INFO · Search
· Chinese version · Subscribe

The Young Reporter

Culture & Leisure

Ancient Art in a Modern City

Handmade ukuleles bring happy sounds to Hong Kong by Tracy Zhang Along the rugged track on Cheung Chau Island, next to the snack and souvenirs stores, ukuleles are among the attractions. Originally from Hawaii, this instrument has become popular among Hong Kong youth in recent years, because it has been featured in romantic movies and soap operas. Located on one of the busiest streets in Cheung Chau island, Benny Cheng's rock music school is decorated with colorful ukuleles. "People who come to Cheung Chau care more about the fish balls than the handmade ukuleles. Few would stop by and appreciate them," said Mr Cheng, who founded G.V.S Rock School. He thinks Hong Kong people are often too busy to slow down and pay attention to handmade products. "But the creative and colorful ukuleles hanging here more or less attract some attention," he added. The art of handcrafted ukeleles 1879 in Portugal. Hand made instruments were  gradually replaced by factory-made products, which are often perfectly polished. "I can always buy a perfect ukulele in Hong Kong, but what I can't do is to make it with my hands and enjoy the process," said Evan Binkley, the founder of the brand Fish Ukulele. Mr. Binkley fills his house with unique ukuleles made from moon cake tins, papayas, bamboo and so on. "The way I make ukuleles is different from other people. I have my own style and I want something different," said Mr Binkley. "Different materials create different tones and sounds, which make them unique," he said, while playing one made from a papaya that he picked up from the garbage. "The problem is that people cannot make money doing that. A handmade ukulele costs much more money and time than one produced in a factory," he said. A group of social …

People

Connecting with Tattoos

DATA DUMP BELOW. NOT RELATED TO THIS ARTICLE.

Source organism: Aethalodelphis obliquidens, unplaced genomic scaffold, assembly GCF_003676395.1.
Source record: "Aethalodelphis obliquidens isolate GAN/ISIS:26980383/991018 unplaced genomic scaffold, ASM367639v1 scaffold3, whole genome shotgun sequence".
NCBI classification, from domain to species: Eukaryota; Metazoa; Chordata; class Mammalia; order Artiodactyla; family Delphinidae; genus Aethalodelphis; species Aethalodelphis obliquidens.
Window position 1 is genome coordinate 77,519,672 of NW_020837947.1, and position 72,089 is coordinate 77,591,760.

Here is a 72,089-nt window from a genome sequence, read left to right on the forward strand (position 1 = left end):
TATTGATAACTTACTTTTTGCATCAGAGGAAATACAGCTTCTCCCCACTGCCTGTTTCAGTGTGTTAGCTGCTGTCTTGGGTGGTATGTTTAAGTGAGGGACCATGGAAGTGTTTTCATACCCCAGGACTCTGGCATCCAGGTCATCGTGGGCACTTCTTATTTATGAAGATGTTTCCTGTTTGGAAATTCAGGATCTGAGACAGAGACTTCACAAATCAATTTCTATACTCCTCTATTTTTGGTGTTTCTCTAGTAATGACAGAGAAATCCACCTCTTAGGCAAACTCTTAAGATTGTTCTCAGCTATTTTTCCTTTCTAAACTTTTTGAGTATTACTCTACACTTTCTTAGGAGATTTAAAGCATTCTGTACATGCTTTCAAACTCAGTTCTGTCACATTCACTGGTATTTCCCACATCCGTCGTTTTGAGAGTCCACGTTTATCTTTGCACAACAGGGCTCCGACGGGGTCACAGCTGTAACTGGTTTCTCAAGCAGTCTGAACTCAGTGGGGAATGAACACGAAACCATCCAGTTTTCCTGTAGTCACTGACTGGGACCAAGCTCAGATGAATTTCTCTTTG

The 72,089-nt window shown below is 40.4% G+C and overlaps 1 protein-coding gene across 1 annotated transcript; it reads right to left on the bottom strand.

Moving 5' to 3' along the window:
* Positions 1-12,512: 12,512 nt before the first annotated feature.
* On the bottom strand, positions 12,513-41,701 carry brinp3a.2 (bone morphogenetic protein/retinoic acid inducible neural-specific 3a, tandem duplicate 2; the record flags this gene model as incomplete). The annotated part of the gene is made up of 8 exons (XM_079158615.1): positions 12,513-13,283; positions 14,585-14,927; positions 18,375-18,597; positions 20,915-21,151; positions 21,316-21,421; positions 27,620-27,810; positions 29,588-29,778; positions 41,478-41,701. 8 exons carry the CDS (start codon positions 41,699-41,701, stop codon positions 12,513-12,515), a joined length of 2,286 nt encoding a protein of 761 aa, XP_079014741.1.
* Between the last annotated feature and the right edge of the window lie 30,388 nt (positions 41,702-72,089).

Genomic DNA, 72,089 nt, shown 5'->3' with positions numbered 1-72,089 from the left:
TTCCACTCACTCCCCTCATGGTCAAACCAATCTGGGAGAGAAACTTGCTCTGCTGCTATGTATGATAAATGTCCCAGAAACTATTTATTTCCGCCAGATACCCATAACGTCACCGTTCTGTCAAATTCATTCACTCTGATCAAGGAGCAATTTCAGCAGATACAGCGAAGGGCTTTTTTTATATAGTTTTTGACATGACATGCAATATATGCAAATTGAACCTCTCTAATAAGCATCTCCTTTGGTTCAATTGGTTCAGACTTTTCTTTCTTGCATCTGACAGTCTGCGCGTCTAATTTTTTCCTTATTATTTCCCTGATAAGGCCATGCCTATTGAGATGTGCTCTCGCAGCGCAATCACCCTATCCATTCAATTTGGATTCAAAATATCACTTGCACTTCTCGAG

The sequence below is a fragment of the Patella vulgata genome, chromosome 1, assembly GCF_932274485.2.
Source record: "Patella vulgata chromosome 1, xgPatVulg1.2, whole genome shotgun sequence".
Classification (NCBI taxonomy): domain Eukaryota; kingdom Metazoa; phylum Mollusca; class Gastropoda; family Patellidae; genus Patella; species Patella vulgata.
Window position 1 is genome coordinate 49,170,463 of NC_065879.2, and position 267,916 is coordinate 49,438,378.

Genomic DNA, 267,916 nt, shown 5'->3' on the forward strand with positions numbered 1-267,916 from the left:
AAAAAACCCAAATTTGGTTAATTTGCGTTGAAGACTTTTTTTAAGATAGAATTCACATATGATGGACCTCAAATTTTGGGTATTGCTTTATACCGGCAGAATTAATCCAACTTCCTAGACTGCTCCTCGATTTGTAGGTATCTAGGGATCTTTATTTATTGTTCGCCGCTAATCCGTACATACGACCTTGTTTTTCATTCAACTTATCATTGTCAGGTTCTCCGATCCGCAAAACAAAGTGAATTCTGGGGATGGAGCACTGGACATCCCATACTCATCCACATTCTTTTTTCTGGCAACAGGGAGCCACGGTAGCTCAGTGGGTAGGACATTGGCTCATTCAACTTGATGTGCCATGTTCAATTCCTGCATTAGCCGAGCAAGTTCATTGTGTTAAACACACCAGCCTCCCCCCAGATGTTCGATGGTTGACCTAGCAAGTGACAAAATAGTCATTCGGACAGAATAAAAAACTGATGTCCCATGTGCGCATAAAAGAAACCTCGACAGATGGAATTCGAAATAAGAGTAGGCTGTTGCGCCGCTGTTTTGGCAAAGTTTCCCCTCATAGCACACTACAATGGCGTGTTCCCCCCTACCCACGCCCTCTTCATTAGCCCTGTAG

"The ink may be skin deep, but the accent is deeper." By Connie Fong and Cecilia Wong Jayers Ko is not your typical tattoo artist. "The ink may be skin-deep, but the accent is bone-deep." she said. For her, tattoos are more than just decorations. It is an art of self-expression.She believes the message in a tattoo goes beyond space and time constraints to connect with people. Ms Ko's first tattoo was a little blue star on her left wrist. "What it is, graphically, doesn't matter; but it's the placement that matters a lot. It is somewhere obvious to me," she said. It reminds her to move on from hard times. "I needed something eternal to calm me down," she said. The idea of getting a tattoo popped into her mind when she was 19. She was going through a tough time. She had to take up the responsibility of taking care of her brother. Later, she was ditched by her boyfriend whom she was madly in love with at that time. She went into a random tattoo shop in Thailand, picked a random picture and a random tattoo artist to edge the blue star on to her skin. That marked marking her start to a new life. "My mum asked me if I was a prostitute when she saw the tattoo," Ms Ko said. Her parents were against her becoming a tattoo artist. But after getting her first tattoo, she studied psychology and searched for information about tattoos online. She tried but failed to get an apprenticeship. With no background in art, Ms Ko started working on her portfolio by doing paintings on paper. She then sent an email to a traditional tattooist requesting an apprenticeship. "I guess it's my passion that touched him," she said. "Apprenticeship is a …